Teaching Schools to Teach about Sex

“Sex ed is so essential,” says one long-time school administrator working in a rural community in Washington State. “If we want our kids to experience algebra, geometry, and science, we have to get them there first by not having them pregnant.”

Despite her strongly held views, she admits that her school’s sex education program used to consist of nothing more than “a box of tapes that occasionally got passed from school to school.”

That’s where the WISE Initiative has made a difference. Led by the Grove Foundation and funded in partnership by the Packard Foundation, Ford Foundation and the William and Flora Hewlett Foundation, WISE has helped school districts across Washington and in six other states to incorporate comprehensive sex education into their curricula.

In Washington, a 2007 state law required state schools to ensure that their sex ed curricula is medically accurate, age appropriate, and addresses both abstinence and contraceptives, but many schools districts were unable to make needed changes because of lack of funding and sensitivity to sexuality content. This was especially true in the administrator’s small town, a former logging community about an hour’s drive from Seattle.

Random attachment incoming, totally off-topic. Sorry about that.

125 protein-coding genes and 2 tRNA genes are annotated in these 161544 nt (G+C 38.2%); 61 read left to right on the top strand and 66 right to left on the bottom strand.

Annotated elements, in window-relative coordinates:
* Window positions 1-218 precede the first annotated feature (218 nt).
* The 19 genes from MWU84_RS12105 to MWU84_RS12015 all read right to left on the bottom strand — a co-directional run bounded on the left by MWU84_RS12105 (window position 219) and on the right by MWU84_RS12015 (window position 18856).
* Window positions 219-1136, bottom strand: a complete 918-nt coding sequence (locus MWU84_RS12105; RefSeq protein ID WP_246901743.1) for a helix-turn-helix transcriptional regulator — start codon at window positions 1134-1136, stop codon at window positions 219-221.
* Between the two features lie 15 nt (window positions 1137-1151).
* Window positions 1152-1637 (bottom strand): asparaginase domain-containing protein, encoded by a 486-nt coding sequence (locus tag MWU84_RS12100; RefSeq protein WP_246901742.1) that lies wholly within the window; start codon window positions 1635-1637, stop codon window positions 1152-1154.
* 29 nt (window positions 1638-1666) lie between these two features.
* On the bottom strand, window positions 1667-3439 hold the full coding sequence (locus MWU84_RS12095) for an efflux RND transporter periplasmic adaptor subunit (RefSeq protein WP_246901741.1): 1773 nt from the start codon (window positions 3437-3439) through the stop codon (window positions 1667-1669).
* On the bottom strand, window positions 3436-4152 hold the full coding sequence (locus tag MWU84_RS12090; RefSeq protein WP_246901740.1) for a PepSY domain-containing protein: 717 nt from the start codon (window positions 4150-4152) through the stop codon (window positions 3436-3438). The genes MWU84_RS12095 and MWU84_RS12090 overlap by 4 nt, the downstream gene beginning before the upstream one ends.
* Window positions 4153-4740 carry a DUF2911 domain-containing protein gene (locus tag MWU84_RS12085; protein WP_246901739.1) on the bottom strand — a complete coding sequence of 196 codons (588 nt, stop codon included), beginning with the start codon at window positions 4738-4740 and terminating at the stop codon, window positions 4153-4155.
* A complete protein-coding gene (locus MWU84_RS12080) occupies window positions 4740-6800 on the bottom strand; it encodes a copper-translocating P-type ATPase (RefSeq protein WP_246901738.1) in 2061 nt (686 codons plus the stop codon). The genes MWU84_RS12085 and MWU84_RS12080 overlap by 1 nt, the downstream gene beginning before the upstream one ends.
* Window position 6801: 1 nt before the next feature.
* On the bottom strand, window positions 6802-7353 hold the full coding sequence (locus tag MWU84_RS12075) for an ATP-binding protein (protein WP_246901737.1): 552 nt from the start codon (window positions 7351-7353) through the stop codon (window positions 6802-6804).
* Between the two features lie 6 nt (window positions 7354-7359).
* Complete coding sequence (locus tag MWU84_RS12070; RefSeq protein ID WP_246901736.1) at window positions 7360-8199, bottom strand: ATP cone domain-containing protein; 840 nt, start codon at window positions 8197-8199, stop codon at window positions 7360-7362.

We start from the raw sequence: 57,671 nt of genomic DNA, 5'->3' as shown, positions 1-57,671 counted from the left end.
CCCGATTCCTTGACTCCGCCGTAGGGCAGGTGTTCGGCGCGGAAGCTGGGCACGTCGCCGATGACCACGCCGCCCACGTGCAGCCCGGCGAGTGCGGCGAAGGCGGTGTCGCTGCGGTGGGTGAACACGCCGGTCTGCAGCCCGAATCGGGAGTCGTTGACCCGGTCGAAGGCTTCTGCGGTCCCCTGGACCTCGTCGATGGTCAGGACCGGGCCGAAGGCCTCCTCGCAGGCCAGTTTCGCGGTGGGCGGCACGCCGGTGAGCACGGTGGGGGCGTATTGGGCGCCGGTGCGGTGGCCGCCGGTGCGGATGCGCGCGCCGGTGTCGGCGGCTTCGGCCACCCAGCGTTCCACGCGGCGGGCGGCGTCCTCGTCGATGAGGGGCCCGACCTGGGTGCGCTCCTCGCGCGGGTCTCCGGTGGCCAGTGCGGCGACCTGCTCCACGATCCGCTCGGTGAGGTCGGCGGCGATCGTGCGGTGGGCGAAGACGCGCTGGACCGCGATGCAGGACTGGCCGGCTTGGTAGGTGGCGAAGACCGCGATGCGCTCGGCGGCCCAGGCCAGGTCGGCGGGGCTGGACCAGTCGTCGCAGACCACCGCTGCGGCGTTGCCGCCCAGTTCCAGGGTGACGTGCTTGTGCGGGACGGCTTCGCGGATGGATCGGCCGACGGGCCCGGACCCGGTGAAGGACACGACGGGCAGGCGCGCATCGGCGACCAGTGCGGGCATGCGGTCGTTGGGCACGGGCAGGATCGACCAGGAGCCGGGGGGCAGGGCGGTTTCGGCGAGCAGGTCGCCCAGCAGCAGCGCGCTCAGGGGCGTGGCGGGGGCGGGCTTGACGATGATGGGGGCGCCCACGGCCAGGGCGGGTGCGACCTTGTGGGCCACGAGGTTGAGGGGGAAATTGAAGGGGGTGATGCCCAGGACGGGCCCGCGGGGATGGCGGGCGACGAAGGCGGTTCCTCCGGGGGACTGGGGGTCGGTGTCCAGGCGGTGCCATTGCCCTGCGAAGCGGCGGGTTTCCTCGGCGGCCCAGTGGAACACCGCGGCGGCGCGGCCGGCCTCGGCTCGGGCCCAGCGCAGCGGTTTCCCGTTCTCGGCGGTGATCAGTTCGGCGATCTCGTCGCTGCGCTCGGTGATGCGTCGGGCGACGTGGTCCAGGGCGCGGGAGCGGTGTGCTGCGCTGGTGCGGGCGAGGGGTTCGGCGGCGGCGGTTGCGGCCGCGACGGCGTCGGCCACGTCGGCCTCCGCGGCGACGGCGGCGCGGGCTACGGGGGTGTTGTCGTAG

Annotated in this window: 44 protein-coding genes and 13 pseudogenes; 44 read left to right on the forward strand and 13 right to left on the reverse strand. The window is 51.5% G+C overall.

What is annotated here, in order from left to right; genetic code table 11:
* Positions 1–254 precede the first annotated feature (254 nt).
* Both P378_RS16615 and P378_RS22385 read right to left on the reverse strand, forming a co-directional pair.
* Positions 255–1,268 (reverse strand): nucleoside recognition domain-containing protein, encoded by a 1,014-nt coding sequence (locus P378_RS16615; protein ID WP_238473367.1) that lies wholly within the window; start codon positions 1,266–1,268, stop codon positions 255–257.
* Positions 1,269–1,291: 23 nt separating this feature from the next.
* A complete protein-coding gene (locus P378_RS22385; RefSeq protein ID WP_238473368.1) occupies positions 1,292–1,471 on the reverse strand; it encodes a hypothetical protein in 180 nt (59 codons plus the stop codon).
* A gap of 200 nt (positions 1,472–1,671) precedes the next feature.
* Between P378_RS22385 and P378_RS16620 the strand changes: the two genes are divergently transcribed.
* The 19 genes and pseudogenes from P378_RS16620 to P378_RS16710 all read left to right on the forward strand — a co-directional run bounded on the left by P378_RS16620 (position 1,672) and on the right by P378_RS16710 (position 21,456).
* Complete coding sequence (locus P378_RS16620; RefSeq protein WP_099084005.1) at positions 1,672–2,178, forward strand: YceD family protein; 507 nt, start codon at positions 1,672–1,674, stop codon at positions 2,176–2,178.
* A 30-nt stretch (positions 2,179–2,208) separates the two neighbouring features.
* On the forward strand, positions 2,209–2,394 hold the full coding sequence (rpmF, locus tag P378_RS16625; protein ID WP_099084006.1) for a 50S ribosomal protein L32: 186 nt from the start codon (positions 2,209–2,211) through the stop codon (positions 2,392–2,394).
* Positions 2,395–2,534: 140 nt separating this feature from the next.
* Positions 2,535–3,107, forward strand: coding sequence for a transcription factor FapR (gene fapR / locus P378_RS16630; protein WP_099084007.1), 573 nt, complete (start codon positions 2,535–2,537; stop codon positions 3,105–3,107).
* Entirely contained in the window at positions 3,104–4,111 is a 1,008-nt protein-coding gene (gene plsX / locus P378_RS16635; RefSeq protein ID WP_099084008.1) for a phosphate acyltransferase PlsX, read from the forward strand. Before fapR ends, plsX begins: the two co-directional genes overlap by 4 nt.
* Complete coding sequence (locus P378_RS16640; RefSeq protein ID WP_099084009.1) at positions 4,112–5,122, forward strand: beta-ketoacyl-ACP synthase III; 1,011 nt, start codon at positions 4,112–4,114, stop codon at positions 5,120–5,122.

She had been reviewing her school district’s health classes and realized that their teaching was inadequate. And, she had more than a professional interest in the topic—she knew teen mothers in her community and wanted to be sure the schools were doing a better job of getting comprehensive reproductive health and family planning education to their youth.

The district was introduced to WISE through the state department of education. WISE provided funding and guidance for her district and many others to update their courses, train teachers, empower youth as advocates, engage the broader community, and evaluate their results.

With WISE’s help, the rural Washington district has now implemented a new sex ed program for youth from fifth to ninth grade, getting age appropriate information to them at a critical stage in their development.

These results have been mirrored throughout the state. As summed up by another Washington teacher: “The WISE project has brought the 4 C’s to our sexual health education program – content, consistency, connection and confidence.”

The Washington WISE project, led by the organization Cardea working with the Office of Superintendent for Public Instruction, has now worked with 21 Washington State school districts and trained 391 teachers over the past two years. Nationwide, WISE has supported projects in seven states that have collectively provided more than 20,000 students with comprehensive sex education; trained more than 600 professionals to teach the subject; and engaged over 100 young people as advocates.